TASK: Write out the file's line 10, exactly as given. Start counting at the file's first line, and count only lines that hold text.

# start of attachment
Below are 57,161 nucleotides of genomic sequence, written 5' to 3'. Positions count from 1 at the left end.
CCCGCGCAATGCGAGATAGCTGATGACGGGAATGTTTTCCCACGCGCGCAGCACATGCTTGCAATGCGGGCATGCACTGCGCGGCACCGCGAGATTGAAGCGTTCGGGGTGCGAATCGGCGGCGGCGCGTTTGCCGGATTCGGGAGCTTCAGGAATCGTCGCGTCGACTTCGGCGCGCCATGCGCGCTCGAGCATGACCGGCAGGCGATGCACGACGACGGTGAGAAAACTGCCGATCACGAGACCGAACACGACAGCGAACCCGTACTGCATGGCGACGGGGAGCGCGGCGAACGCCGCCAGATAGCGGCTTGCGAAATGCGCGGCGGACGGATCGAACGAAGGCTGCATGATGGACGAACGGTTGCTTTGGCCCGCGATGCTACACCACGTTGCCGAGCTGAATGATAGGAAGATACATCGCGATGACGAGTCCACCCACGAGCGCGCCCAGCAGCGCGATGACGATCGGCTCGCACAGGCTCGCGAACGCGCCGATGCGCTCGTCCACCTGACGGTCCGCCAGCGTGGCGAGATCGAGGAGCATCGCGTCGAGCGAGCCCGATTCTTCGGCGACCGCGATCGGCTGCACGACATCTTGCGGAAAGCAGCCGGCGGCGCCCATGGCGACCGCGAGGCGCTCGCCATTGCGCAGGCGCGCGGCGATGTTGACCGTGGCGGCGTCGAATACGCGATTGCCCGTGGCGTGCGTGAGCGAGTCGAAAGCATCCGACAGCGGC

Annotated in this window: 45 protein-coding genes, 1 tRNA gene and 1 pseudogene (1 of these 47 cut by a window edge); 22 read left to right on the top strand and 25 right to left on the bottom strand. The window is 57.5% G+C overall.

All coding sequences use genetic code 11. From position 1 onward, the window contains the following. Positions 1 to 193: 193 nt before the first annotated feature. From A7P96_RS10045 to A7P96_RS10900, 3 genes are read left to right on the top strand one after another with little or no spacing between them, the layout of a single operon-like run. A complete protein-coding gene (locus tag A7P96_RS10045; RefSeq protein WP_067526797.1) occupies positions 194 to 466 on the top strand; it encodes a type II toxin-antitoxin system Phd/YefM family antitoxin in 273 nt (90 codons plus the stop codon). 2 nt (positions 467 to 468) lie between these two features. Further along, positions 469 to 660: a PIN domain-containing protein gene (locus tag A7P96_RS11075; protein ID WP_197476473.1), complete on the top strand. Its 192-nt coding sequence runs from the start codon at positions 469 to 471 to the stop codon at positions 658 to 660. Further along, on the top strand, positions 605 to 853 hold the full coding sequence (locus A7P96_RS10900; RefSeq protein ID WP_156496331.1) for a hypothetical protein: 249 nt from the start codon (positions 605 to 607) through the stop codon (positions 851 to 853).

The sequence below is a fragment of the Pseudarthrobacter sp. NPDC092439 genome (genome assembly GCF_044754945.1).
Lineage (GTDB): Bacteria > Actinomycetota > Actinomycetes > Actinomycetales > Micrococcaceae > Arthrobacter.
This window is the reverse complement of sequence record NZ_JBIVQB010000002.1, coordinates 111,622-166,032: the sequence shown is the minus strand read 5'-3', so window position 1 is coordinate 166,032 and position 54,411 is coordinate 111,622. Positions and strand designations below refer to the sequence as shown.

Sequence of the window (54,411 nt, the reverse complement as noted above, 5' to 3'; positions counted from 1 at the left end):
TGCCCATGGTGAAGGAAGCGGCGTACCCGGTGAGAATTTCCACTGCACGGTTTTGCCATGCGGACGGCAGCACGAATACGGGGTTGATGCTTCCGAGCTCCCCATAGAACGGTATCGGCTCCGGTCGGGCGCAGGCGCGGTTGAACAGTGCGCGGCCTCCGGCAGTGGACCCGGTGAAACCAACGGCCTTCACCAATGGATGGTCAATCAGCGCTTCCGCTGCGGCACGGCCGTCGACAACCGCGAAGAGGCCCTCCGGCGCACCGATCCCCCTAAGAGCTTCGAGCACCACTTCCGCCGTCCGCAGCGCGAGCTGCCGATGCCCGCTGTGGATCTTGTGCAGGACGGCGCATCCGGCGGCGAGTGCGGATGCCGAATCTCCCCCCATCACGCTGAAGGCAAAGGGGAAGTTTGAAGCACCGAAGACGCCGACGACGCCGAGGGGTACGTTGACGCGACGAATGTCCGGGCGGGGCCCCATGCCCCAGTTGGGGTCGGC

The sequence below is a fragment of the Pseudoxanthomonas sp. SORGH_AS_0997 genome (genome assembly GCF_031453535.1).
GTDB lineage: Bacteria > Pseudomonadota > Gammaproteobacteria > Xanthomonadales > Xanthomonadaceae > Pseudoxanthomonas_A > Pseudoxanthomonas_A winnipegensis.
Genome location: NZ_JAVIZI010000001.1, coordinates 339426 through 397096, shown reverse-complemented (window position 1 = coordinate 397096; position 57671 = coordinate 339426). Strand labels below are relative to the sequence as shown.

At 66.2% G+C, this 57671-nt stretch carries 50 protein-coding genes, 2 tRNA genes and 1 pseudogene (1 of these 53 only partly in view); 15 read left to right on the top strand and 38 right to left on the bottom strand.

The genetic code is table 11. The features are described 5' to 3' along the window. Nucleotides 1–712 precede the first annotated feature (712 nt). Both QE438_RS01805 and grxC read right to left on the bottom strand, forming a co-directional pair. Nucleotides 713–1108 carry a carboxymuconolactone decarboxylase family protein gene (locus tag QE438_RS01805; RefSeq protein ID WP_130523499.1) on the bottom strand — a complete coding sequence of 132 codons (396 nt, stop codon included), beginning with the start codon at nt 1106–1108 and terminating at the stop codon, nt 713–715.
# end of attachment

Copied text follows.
The sequence below is a fragment of the Pseudoxanthomonas sp. SORGH_AS_0997 genome (genome assembly GCF_031453535.1).